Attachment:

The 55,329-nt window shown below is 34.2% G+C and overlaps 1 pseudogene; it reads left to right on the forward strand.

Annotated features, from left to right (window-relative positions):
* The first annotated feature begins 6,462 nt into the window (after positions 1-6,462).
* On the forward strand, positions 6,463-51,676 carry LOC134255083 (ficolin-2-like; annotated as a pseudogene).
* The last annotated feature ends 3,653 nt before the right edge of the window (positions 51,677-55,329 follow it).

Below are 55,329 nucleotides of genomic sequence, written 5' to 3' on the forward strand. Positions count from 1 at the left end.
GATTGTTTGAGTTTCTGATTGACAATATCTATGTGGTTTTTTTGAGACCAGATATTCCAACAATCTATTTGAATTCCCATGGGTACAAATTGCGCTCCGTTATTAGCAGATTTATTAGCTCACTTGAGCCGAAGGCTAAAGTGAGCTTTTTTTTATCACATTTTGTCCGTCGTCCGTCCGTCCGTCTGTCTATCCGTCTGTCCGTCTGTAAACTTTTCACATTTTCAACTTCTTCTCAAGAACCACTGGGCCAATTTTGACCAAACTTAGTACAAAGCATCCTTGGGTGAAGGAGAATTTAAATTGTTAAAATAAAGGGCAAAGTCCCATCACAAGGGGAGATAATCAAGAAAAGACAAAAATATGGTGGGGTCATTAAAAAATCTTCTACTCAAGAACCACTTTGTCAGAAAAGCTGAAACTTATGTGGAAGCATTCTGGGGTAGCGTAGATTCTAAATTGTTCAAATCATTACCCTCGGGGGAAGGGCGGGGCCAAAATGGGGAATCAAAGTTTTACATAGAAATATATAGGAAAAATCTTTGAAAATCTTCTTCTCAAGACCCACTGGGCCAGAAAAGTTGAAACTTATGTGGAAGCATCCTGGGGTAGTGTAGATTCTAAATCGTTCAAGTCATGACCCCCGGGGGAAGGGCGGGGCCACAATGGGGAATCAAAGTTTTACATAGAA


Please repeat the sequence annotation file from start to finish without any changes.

The 55,329-nt window shown below is 34.2% G+C and overlaps 1 pseudogene; it reads left to right on the forward strand.

Annotated features, from left to right (window-relative positions):
* The first annotated feature begins 6,462 nt into the window (after positions 1-6,462).
* On the forward strand, positions 6,463-51,676 carry LOC134255083 (ficolin-2-like; annotated as a pseudogene).
* The last annotated feature ends 3,653 nt before the right edge of the window (positions 51,677-55,329 follow it).

Below are 55,329 nucleotides of genomic sequence, written 5' to 3' on the forward strand. Positions count from 1 at the left end.
GATTGTTTGAGTTTCTGATTGACAATATCTATGTGGTTTTTTTGAGACCAGATATTCCAACAATCTATTTGAATTCCCATGGGTACAAATTGCGCTCCGTTATTAGCAGATTTATTAGCTCACTTGAGCCGAAGGCTAAAGTGAGCTTTTTTTTATCACATTTTGTCCGTCGTCCGTCCGTCCGTCTGTCTATCCGTCTGTCCGTCTGTAAACTTTTCACATTTTCAACTTCTTCTCAAGAACCACTGGGCCAATTTTGACCAAACTTAGTACAAAGCATCCTTGGGTGAAGGAGAATTTAAATTGTTAAAATAAAGGGCAAAGTCCCATCACAAGGGGAGATAATCAAGAAAAGACAAAAATATGGTGGGGTCATTAAAAAATCTTCTACTCAAGAACCACTTTGTCAGAAAAGCTGAAACTTATGTGGAAGCATTCTGGGGTAGCGTAGATTCTAAATTGTTCAAATCATTACCCTCGGGGGAAGGGCGGGGCCAAAATGGGGAATCAAAGTTTTACATAGAAATATATAGGAAAAATCTTTGAAAATCTTCTTCTCAAGACCCACTGGGCCAGAAAAGTTGAAACTTATGTGGAAGCATCCTGGGGTAGTGTAGATTCTAAATCGTTCAAGTCATGACCCCCGGGGGAAGGGCGGGGCCACAATGGGGAATCAAAGTTTTACATAGAA